TODAY: Russia condemns North Korea ‘Hiroshima’ size bomb test; Lavrov says election result in Lebanon must be respected; Medvedev believes influence in CIS states should be extended; streamlining the military provokes discontent
A spokesman for President Medvedev has said that ‘North Korea’s underground nuclear test in the region adjacent to the territory of the Russian Federation … causes deep regret and the most serious concern‘. The detonation was, according to Russian experts, of a bomb roughly the same size as that dropped on Nagasaki or Hiroshima. Russia’s Foreign Minister Sergei Lavrov has said that the international community must recognize the results of Lebanon’s upcoming general election, regardless of who wins. This comment comes hot on the heels of those by US Vice President Joe Biden who visited the country and warned against supporting ‘spoilers of peace’ – referring to Hezbollah. NATO has said that Georgia, who will participate in the military exercises it is hosting, will eventually become a member.
President Medvedev laments non-Russian influence in eastern Europe, telling the head of the Federal Agency for the CIS that ‘many states – you know which states I mean – are quite active in the post-Soviet space, sparing no effort or money for financing the presence of their personnel’. An op-ed piece in the Moscow Times looks at the ‘shifting alliances’ in the eastern bloc.
The Urals city of Perm is witnessing one of the largest prostitution trials in Russian history. Mikhail Khodorkovsky has accused Russia’s Federal Security Service of wiretapping his lawyers’ telephone calls during his ongoing court case. Lieutenant General Vladimir Shamanov has been named the new chief commander of Russian airborne troops; not without a chequered record, the general was accused of human rights abuses in Chechnya. The Washington Post looks at the problems facing soldiers as Russia’s military reforms increase unemployment and reduces housing options.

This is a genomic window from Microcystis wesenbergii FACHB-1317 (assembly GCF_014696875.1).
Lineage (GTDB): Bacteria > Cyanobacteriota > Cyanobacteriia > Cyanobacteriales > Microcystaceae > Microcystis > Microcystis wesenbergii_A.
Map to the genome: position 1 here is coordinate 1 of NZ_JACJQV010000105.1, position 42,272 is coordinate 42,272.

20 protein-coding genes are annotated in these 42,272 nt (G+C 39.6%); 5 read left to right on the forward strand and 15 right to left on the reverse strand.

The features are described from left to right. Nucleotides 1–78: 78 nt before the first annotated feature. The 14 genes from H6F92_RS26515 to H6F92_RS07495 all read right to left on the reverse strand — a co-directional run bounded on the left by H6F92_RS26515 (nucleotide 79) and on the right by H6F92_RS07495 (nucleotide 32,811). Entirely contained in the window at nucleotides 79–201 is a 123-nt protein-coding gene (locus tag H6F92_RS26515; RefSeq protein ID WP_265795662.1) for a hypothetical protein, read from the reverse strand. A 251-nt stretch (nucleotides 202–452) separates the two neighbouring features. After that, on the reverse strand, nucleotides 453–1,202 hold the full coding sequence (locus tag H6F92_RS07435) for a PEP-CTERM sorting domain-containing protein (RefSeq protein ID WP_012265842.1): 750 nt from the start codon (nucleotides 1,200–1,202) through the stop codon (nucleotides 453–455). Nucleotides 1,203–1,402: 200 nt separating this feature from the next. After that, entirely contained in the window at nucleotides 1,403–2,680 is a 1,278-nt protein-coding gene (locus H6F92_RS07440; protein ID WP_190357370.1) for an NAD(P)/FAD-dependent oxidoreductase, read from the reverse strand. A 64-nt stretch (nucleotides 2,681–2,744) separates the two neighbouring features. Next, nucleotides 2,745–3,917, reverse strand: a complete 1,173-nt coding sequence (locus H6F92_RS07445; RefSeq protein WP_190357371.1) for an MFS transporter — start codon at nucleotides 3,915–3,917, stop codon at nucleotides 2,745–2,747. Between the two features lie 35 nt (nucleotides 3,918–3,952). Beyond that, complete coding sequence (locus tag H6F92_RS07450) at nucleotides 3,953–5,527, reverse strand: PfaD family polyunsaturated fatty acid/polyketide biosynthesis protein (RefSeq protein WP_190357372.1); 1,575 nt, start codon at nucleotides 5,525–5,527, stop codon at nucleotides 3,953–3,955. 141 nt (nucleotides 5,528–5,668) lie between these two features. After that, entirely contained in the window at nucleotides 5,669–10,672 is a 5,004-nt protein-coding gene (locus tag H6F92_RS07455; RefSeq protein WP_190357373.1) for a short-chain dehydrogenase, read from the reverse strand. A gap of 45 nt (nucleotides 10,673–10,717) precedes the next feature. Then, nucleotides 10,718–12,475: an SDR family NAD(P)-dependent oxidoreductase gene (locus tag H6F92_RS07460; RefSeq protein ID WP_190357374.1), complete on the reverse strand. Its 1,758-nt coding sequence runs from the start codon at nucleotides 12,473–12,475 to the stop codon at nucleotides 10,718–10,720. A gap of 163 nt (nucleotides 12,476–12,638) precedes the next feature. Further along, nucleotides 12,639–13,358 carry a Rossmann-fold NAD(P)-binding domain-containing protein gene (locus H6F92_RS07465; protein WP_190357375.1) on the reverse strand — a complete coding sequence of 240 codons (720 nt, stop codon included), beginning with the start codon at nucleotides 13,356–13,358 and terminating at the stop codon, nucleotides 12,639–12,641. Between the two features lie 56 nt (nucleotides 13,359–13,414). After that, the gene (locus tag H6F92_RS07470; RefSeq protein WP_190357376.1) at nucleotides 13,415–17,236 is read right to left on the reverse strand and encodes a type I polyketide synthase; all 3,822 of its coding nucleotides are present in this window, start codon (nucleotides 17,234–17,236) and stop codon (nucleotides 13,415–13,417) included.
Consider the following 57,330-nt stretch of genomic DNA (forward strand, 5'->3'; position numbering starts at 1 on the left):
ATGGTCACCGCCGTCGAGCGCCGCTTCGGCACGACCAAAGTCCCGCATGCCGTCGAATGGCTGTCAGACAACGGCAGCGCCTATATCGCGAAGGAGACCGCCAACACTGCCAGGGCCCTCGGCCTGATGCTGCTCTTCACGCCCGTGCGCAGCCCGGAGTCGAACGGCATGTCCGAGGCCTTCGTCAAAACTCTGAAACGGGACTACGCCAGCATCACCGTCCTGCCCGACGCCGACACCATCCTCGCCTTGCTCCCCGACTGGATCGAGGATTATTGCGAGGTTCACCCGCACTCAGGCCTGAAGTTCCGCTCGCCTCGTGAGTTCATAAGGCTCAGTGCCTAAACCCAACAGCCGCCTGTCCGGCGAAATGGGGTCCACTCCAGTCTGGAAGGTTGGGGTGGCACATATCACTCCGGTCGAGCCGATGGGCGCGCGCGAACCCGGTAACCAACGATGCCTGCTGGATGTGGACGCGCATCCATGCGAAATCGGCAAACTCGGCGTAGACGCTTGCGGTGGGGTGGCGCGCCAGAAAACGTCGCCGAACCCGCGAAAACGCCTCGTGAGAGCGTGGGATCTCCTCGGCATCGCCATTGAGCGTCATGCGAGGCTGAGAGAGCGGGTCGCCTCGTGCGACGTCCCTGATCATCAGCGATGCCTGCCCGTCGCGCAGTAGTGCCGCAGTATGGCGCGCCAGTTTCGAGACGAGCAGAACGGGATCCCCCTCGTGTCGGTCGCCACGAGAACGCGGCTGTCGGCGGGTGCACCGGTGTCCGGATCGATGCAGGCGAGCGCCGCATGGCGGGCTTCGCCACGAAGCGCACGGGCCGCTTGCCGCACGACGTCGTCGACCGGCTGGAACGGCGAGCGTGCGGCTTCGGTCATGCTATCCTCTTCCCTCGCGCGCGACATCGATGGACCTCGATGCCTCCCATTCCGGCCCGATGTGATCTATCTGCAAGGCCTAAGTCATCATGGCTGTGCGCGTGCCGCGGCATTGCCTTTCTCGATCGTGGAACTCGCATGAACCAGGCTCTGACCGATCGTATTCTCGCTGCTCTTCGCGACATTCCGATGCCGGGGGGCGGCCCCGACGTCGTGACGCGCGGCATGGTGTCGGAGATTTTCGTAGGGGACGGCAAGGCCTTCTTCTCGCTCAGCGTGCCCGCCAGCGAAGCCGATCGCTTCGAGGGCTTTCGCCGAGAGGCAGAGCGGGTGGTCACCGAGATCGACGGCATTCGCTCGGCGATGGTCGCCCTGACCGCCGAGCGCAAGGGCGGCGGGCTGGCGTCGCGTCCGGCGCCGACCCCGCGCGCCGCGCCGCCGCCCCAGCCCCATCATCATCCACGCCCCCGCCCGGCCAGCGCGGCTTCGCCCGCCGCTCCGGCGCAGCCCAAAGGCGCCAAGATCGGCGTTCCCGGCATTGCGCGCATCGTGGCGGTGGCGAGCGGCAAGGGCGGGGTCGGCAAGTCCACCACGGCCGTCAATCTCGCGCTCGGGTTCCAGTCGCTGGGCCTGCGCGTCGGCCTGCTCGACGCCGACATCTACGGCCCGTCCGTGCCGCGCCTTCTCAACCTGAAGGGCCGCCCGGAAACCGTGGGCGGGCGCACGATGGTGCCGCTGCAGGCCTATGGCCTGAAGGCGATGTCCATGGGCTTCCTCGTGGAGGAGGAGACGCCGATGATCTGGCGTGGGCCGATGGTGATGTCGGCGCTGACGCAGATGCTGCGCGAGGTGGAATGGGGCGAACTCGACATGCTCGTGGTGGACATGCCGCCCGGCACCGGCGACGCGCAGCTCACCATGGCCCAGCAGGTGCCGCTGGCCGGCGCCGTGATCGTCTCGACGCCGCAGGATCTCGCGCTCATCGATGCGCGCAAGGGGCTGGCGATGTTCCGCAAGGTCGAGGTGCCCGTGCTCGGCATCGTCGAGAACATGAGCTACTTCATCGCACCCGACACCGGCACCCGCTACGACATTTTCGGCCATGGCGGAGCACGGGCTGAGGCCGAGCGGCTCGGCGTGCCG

Ukrainian authorities are undertaking a formal investigation into whether the 1932-33 engineered famine was an act of genocide – could this be project number one for Medvedev’s new anti-revisionist commission? The Russian Embassy in Tallinn has urged the Estonian Foreign Ministry to investigate the vandalization of a Soviet war memorial. Vladimir Ryzhkov writes in the Moscow Times, ‘it seems that the Kremlin is determined to distort global affairs and rewrite history to fit the Kremlin’s paranoid worldview’.
PHOTO: President Dmitry Medvedev speaks during a cabinet meeting in the Moscow’s Kremlin, May 25, 2009. (AP Photo/RIA-Novosti, Dmitry Astakhov, Presidential Press Service)